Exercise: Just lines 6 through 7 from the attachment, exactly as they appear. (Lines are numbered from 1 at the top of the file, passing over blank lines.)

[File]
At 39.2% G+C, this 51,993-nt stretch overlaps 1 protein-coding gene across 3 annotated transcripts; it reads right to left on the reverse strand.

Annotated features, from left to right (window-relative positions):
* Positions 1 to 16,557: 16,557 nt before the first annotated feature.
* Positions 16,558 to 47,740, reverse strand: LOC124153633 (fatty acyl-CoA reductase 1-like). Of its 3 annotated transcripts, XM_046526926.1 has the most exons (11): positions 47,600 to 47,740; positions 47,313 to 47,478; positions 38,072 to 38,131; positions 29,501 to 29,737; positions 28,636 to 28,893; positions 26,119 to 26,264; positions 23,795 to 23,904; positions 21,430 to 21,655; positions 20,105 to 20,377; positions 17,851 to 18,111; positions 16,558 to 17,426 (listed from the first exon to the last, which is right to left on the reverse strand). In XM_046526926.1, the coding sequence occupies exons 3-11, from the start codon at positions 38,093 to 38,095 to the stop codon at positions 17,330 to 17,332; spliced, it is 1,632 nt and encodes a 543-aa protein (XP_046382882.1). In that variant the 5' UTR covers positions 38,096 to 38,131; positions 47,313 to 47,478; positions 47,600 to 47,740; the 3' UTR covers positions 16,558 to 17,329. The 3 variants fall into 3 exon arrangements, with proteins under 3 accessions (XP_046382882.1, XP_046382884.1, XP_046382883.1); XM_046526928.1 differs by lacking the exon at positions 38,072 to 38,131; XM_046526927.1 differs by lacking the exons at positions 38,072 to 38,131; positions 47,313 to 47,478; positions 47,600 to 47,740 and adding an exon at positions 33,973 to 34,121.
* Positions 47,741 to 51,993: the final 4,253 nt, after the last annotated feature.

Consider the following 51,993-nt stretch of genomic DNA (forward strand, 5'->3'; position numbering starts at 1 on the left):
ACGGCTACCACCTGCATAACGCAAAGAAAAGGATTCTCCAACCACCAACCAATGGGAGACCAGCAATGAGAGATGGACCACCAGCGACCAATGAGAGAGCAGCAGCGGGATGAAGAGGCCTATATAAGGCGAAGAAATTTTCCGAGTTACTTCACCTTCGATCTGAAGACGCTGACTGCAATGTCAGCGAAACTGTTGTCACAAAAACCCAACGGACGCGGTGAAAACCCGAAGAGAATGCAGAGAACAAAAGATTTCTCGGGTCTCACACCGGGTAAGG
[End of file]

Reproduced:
Consider the following 51,993-nt stretch of genomic DNA (forward strand, 5'->3'; position numbering starts at 1 on the left):
ACGGCTACCACCTGCATAACGCAAAGAAAAGGATTCTCCAACCACCAACCAATGGGAGACCAGCAATGAGAGATGGACCACCAGCGACCAATGAGAGAGCAGCAGCGGGATGAAGAGGCCTATATAAGGCGAAGAAATTTTCCGAGTTACTTCACCTTCGATCTGAAGACGCTGACTGCAATGTCAGCGAAACTGTTGTCACAAAAACCCAACGGACGCGGTGAAAACCCGAAGAGAATGCAGAGAACAAAAGATTTCTCGGGTCTCACACCGGGTAAGG